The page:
Multi-million dollar Kembla Grange plan to be abandoned


Kembla Grange's chances of hosting the multi-million quarantine station complex set to cater for international horses for The Championships have all-but been dashed.

The Punt has learned concerns about the soil profile of an adjoining parcel of land and its susceptibility to flooding have forced Racing NSW to look elsewhere.

Hawkesbury and Goulburn are now understood to be the preferred sites. Goulburn is considered the perfect location given its vast land available next to the track, but its distance from Sydney is a stumbling block.

Kembla was considered an early frontrunner for the quarantine station given its proximity to Sydney and accessibility for overseas trainers to a spacious track set to embark on a massive makeover later this year.

Powerbrokers saw massive potential at the historic racecourse, which will have a second racing surface and fast work sand track installed later this year.

Discussions were well advanced about acquiring adjacent land to construct the quarantine station, but have now stalled.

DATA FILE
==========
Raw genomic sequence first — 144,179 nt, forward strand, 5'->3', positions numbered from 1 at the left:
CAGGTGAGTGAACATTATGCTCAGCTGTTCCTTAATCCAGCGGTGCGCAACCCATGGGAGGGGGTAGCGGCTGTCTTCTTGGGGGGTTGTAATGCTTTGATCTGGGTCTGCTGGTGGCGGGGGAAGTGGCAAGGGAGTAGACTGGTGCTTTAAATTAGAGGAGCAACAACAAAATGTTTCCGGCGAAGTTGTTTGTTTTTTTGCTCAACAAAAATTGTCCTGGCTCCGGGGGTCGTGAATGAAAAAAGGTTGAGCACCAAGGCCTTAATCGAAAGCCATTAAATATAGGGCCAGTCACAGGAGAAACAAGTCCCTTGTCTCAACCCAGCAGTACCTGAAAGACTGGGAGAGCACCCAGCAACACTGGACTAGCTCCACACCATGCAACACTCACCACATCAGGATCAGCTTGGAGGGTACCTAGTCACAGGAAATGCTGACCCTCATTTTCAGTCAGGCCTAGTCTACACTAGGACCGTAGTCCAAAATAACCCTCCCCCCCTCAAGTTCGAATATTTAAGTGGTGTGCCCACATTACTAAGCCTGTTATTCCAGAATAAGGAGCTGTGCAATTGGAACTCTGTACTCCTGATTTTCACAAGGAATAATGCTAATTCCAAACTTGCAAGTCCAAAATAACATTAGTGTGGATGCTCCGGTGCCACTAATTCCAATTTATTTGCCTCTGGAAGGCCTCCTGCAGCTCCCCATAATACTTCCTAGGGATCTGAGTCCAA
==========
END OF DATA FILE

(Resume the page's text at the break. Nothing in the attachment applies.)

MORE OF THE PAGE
It's thought sulfuric acid in the soil would have required any construction on the property to be higher than the current ground level. Estimates suggest an extra $5 million to $6 million would have been added to building costs as a result.

There were also concerns about the damage heavy rain could cause to an area which is deemed flood prone.

Forecasts were for an extra 250-300 boxes to be included alongside the quarantine station, opening up the possibility of Kembla becoming a much sought-after training facility.

Other pods, set to stable up to a dozen horses at a time, were to be scattered alongside the outskirts of the track for horses in quarantine.

However, the plans appear to be shelved. The Punt has been told Kembla will only be considered now as an absolute last resort.

Only two internationally-trained gallopers, Japanese mare Hana's Goal and Irish sprinter-miler Gordon Lord Byron, will be in Sydney for next month's The Championships.

But this number is set to swell in coming years as overseas trainers target the cashed-up Sydney autumn carnival with further notice.

The announcement about this year's The Championships only came in mid-November, hampering efforts to lure overseas horses to next month's carnival. More than $18 million in prizemoney will be on offer at Randwick on April 12 and April 19.

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